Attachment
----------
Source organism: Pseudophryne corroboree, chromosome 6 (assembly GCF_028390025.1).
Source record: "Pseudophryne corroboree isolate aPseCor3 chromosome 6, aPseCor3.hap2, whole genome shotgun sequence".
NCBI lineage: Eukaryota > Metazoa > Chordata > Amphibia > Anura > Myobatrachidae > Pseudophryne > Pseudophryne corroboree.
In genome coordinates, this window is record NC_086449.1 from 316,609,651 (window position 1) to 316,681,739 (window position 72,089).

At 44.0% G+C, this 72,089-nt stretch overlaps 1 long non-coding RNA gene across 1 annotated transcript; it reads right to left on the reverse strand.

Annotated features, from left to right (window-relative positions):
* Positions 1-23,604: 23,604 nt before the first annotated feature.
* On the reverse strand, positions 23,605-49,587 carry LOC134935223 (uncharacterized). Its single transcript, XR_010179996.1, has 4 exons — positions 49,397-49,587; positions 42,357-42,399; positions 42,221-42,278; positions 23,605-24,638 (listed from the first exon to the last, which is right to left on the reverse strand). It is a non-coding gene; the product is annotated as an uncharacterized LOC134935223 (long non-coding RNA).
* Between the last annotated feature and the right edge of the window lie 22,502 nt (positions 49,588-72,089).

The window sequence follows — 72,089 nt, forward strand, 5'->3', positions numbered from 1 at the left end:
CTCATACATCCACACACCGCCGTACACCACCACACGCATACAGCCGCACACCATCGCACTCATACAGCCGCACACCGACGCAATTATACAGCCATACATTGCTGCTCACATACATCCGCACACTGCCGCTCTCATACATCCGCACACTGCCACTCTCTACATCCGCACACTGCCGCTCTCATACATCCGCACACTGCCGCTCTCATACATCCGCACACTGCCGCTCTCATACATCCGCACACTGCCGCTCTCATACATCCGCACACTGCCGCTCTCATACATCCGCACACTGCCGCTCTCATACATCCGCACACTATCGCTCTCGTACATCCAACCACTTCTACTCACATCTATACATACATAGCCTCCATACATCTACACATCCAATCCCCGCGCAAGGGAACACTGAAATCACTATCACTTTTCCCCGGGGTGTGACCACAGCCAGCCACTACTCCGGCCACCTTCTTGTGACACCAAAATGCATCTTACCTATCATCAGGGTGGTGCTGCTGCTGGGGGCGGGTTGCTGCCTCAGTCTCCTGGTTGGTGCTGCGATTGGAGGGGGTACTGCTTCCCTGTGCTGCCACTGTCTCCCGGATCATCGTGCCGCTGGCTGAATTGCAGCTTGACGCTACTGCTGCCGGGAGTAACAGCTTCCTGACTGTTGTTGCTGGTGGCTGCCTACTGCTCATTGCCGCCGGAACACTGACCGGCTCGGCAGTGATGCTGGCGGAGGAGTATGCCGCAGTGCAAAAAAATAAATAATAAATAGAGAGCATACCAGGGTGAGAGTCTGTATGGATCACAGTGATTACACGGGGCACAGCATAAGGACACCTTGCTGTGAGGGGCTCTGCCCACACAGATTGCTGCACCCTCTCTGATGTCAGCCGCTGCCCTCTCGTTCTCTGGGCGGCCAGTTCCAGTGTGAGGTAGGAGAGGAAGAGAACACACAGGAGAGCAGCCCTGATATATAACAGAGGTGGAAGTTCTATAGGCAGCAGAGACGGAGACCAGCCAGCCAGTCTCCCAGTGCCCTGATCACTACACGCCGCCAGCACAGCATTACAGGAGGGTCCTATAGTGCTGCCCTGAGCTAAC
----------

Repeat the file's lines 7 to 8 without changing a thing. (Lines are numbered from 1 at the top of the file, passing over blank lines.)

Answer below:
* Positions 1-23,604: 23,604 nt before the first annotated feature.
* On the reverse strand, positions 23,605-49,587 carry LOC134935223 (uncharacterized). Its single transcript, XR_010179996.1, has 4 exons — positions 49,397-49,587; positions 42,357-42,399; positions 42,221-42,278; positions 23,605-24,638 (listed from the first exon to the last, which is right to left on the reverse strand). It is a non-coding gene; the product is annotated as an uncharacterized LOC134935223 (long non-coding RNA).